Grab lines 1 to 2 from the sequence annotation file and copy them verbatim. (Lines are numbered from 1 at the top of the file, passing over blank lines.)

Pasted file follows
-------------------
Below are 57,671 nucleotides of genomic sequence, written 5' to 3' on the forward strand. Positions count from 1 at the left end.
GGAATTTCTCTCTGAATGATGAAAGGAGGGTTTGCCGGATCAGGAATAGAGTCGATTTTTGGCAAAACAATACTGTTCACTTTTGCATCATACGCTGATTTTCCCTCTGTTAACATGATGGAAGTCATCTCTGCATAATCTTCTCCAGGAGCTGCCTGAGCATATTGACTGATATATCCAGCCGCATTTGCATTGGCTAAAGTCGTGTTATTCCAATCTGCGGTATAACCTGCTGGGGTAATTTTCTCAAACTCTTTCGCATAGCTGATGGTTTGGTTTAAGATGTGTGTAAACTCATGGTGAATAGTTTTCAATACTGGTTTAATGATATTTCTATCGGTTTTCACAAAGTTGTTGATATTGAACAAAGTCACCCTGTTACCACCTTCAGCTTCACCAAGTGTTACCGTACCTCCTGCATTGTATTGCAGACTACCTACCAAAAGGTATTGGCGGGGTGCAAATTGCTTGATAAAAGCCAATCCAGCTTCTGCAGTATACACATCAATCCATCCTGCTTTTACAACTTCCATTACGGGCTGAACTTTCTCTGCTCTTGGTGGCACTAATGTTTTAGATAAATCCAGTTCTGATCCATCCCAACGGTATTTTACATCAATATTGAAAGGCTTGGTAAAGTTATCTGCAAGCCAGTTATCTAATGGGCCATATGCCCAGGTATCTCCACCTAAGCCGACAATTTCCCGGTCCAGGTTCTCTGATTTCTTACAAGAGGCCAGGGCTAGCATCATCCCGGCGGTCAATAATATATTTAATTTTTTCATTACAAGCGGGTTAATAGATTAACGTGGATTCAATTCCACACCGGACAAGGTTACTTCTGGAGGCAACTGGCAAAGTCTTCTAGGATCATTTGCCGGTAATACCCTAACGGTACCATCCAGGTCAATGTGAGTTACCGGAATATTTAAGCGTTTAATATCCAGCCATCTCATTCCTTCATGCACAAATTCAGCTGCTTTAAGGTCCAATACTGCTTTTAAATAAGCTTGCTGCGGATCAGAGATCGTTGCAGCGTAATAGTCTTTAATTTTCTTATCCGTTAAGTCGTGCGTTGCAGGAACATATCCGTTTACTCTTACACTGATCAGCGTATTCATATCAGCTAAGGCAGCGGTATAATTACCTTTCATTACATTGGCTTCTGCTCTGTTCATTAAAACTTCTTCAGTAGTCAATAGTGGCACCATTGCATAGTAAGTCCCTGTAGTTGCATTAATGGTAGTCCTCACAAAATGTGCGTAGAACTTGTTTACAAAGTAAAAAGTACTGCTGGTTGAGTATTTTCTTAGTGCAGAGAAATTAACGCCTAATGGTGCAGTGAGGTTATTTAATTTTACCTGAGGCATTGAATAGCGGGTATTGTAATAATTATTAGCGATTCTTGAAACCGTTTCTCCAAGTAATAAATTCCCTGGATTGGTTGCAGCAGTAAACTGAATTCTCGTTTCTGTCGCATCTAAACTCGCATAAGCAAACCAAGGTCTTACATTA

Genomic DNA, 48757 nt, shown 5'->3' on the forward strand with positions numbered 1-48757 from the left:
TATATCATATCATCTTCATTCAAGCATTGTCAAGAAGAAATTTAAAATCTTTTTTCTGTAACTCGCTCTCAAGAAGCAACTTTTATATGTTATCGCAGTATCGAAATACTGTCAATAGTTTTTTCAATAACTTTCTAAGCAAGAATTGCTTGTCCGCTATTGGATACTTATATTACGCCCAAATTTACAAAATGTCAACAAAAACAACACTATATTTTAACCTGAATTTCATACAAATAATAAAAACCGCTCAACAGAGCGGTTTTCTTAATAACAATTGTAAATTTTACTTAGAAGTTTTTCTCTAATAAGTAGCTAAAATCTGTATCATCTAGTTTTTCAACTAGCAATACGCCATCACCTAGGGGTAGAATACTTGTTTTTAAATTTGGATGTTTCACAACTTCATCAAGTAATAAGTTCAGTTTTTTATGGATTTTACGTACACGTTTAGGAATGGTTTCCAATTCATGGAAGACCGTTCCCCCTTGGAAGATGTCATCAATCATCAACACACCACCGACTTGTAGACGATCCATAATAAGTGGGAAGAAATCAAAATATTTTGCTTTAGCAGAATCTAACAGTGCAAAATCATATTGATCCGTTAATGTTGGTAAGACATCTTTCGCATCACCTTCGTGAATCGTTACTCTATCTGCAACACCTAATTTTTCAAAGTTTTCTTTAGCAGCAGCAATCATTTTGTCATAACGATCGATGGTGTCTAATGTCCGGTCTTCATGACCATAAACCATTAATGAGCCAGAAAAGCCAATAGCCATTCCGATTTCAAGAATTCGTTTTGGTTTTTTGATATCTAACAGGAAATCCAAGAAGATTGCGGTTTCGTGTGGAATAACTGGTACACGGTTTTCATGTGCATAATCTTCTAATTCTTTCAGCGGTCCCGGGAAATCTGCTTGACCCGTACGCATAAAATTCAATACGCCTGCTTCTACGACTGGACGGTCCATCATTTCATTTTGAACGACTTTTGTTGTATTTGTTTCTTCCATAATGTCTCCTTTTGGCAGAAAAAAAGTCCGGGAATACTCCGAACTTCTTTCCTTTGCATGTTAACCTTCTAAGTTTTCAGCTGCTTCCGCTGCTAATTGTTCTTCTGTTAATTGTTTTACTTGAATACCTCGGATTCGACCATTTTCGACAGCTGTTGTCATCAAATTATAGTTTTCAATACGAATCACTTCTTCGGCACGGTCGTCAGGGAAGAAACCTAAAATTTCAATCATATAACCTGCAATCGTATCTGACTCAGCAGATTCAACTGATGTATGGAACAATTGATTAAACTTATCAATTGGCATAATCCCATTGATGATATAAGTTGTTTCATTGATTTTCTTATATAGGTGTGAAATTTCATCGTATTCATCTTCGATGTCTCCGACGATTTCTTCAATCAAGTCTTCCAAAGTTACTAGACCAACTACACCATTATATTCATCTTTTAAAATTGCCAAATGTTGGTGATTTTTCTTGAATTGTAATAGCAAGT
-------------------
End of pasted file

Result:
Below are 57,671 nucleotides of genomic sequence, written 5' to 3' on the forward strand. Positions count from 1 at the left end.
GGAATTTCTCTCTGAATGATGAAAGGAGGGTTTGCCGGATCAGGAATAGAGTCGATTTTTGGCAAAACAATACTGTTCACTTTTGCATCATACGCTGATTTTCCCTCTGTTAACATGATGGAAGTCATCTCTGCATAATCTTCTCCAGGAGCTGCCTGAGCATATTGACTGATATATCCAGCCGCATTTGCATTGGCTAAAGTCGTGTTATTCCAATCTGCGGTATAACCTGCTGGGGTAATTTTCTCAAACTCTTTCGCATAGCTGATGGTTTGGTTTAAGATGTGTGTAAACTCATGGTGAATAGTTTTCAATACTGGTTTAATGATATTTCTATCGGTTTTCACAAAGTTGTTGATATTGAACAAAGTCACCCTGTTACCACCTTCAGCTTCACCAAGTGTTACCGTACCTCCTGCATTGTATTGCAGACTACCTACCAAAAGGTATTGGCGGGGTGCAAATTGCTTGATAAAAGCCAATCCAGCTTCTGCAGTATACACATCAATCCATCCTGCTTTTACAACTTCCATTACGGGCTGAACTTTCTCTGCTCTTGGTGGCACTAATGTTTTAGATAAATCCAGTTCTGATCCATCCCAACGGTATTTTACATCAATATTGAAAGGCTTGGTAAAGTTATCTGCAAGCCAGTTATCTAATGGGCCATATGCCCAGGTATCTCCACCTAAGCCGACAATTTCCCGGTCCAGGTTCTCTGATTTCTTACAAGAGGCCAGGGCTAGCATCATCCCGGCGGTCAATAATATATTTAATTTTTTCATTACAAGCGGGTTAATAGATTAACGTGGATTCAATTCCACACCGGACAAGGTTACTTCTGGAGGCAACTGGCAAAGTCTTCTAGGATCATTTGCCGGTAATACCCTAACGGTACCATCCAGGTCAATGTGAGTTACCGGAATATTTAAGCGTTTAATATCCAGCCATCTCATTCCTTCATGCACAAATTCAGCTGCTTTAAGGTCCAATACTGCTTTTAAATAAGCTTGCTGCGGATCAGAGATCGTTGCAGCGTAATAGTCTTTAATTTTCTTATCCGTTAAGTCGTGCGTTGCAGGAACATATCCGTTTACTCTTACACTGATCAGCGTATTCATATCAGCTAAGGCAGCGGTATAATTACCTTTCATTACATTGGCTTCTGCTCTGTTCATTAAAACTTCTTCAGTAGTCAATAGTGGCACCATTGCATAGTAAGTCCCTGTAGTTGCATTAATGGTAGTCCTCACAAAATGTGCGTAGAACTTGTTTACAAAGTAAAAAGTACTGCTGGTTGAGTATTTTCTTAGTGCAGAGAAATTAACGCCTAATGGTGCAGTGAGGTTATTTAATTTTACCTGAGGCATTGAATAGCGGGTATTGTAATAATTATTAGCGATTCTTGAAACCGTTTCTCCAAGTAATAAATTCCCTGGATTGGTTGCAGCAGTAAACTGAATTCTCGTTTCTGTCGCATCTAAACTCGCATAAGCAAACCAAGGTCTTACATTA